Tuning perovskite solar cells with nanoparticle additives

(Nanowerk News) Researchers have employed carbon nanoparticles with an average diameter of 20 nm in high efficiency state-of-the-art perovskite solar cells to control the morphology of the perovskite film.
Recently, perovskite solar cells have attracted considerable interest among the photovoltaics research community, because of their high solar-to-electric power conversion efficiencies and low fabrication costs.
In new work, reported in Advanced Energy Materials ("Carbon Nanoparticles in High-Performance Perovskite Solar Cells"), an international research team has for the first time, carbon nanoparticles (CNPs) containing functional groups have been incorporated in perovskite solar cells.
Carbon nanoparticles
Carbon nanoparticles. a) Top SEM image, b) size distribution curve, c) UV–vis absorbance and photoluminescence spectra of CNPs in DMF:DMSO 4:1 for 375 and 400 nm excitation wavelengths, and d) IR spectra of CNPs. (© Wiley-VCH Verlag) (click on image to enlarge)
"we find that the functional groups of the CNPs interact with perovskite components already in the precursor solution resulting in a larger grain size, better thermal stability, and hydrophobicity of the perovskite film," write the scientists. "Whereas efficiencies above 18% could be maintained after adding the CNPs, the hysteresis in the current–voltage curves was considerably decreased compared to reference devices."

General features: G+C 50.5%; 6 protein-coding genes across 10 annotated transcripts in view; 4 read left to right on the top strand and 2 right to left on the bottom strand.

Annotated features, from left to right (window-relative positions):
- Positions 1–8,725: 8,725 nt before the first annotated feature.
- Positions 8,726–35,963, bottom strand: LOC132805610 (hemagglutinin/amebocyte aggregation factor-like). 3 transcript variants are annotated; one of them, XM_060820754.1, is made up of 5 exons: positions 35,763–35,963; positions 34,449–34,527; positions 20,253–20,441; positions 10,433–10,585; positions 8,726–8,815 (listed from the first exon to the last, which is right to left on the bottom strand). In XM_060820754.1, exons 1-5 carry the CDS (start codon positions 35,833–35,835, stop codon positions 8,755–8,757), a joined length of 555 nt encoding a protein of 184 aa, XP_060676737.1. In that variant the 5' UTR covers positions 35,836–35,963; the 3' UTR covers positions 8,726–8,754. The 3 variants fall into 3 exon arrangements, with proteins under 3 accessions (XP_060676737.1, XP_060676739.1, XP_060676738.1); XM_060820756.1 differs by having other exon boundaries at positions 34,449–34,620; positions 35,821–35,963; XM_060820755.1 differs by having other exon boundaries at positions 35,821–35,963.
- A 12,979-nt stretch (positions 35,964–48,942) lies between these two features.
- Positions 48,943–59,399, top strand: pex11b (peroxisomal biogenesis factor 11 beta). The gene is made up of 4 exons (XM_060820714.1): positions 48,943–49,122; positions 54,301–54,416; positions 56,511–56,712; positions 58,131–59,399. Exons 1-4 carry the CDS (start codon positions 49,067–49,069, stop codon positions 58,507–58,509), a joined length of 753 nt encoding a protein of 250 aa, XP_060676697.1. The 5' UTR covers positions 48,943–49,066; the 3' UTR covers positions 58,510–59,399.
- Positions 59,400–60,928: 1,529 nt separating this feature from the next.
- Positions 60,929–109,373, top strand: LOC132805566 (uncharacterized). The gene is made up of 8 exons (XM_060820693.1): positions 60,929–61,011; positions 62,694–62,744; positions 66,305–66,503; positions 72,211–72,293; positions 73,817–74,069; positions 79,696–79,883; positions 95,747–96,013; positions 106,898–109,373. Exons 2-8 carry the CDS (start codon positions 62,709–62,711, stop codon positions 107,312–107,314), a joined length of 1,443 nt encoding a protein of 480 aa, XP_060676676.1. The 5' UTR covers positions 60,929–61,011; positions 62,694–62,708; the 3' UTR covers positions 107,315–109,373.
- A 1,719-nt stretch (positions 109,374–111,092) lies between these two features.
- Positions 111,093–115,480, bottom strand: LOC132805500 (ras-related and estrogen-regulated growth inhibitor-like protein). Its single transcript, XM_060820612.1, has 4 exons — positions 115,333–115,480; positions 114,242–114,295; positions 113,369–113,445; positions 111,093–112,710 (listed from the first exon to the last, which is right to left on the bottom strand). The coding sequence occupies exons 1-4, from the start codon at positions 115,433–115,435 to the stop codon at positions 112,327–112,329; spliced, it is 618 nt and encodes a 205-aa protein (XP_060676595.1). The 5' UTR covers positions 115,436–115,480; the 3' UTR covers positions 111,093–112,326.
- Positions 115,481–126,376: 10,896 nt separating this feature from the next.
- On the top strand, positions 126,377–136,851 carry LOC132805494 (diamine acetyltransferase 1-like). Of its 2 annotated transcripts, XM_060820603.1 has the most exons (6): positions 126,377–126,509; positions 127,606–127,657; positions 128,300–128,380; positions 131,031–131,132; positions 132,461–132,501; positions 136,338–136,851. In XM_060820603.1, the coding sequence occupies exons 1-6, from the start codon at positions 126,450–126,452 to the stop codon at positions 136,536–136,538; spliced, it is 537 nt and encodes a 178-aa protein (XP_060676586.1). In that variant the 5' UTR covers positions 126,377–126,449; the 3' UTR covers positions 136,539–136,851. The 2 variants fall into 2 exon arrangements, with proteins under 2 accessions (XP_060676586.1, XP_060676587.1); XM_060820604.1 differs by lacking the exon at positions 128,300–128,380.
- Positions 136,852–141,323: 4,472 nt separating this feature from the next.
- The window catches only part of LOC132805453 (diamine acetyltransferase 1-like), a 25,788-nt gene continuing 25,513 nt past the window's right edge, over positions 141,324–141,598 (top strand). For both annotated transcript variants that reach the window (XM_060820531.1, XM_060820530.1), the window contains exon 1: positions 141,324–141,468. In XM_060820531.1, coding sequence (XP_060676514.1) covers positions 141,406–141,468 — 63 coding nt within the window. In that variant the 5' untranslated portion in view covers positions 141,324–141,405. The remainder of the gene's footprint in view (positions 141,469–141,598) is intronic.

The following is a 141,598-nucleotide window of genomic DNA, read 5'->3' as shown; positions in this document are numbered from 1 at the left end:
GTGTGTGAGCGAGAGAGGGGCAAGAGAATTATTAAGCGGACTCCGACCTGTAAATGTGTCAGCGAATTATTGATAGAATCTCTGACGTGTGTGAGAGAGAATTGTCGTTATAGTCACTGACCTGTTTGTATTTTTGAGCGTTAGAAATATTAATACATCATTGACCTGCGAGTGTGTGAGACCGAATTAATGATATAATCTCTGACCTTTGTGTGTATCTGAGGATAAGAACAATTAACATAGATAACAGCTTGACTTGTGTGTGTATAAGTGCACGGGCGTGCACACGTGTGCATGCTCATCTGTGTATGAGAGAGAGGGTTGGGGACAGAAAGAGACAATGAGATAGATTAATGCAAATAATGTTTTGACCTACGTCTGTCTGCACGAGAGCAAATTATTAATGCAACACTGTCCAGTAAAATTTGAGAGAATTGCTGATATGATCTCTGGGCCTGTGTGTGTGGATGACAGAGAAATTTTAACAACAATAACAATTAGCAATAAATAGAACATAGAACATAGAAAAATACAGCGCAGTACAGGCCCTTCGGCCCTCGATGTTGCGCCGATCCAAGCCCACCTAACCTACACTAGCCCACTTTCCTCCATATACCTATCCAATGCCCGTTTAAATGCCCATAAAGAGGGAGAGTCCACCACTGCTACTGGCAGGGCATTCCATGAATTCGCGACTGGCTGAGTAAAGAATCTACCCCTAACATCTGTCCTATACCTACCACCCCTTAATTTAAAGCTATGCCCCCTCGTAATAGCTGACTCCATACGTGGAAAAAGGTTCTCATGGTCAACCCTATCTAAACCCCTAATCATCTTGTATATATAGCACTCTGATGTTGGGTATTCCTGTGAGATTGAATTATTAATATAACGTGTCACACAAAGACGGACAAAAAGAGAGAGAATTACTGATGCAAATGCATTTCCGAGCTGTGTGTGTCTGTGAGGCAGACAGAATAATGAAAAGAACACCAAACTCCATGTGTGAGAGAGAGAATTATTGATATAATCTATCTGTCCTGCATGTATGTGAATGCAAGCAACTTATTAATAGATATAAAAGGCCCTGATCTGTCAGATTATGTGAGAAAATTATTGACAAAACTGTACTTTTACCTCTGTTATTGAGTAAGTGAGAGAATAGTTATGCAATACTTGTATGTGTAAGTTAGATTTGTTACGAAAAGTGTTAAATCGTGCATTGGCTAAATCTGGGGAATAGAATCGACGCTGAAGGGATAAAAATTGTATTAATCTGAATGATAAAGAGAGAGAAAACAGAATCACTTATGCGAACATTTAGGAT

The films show larger grain sizes and increased thermal stability when CNPs were added to the perovskite by dispersing them in the precursor solution.
Whereas a power conversion efficiency larger than 18% could be maintained, the hysteresis was decreased to negligible values despite using a TiO2 contact.
Different perovskite solutions image and device schematic. a) CsM perovskite solution (left) and the CsM/0.08CNP solution (right), crosssectional SEM images of b) CsM and c) CsM/0.08CNP solar cells and d) schematic of full perovskite solar cell. (© Wiley-VCH Verlag)
Films containing CNPs were found to be more hydrophobic. NMR analyses showed that hydrogen bonds are formed between formamidinium cations and functional groups of CNPs already in solution.
"This study shows that additives are a promising path toward morphology tuning and increasing thermal stability," the authors conclude.
Michael Berger By – Michael is author of three books by the Royal Society of Chemistry:
Nano-Society: Pushing the Boundaries of Technology,
Nanotechnology: The Future is Tiny, and
Nanoengineering: The Skills and Tools Making Technology Invisible
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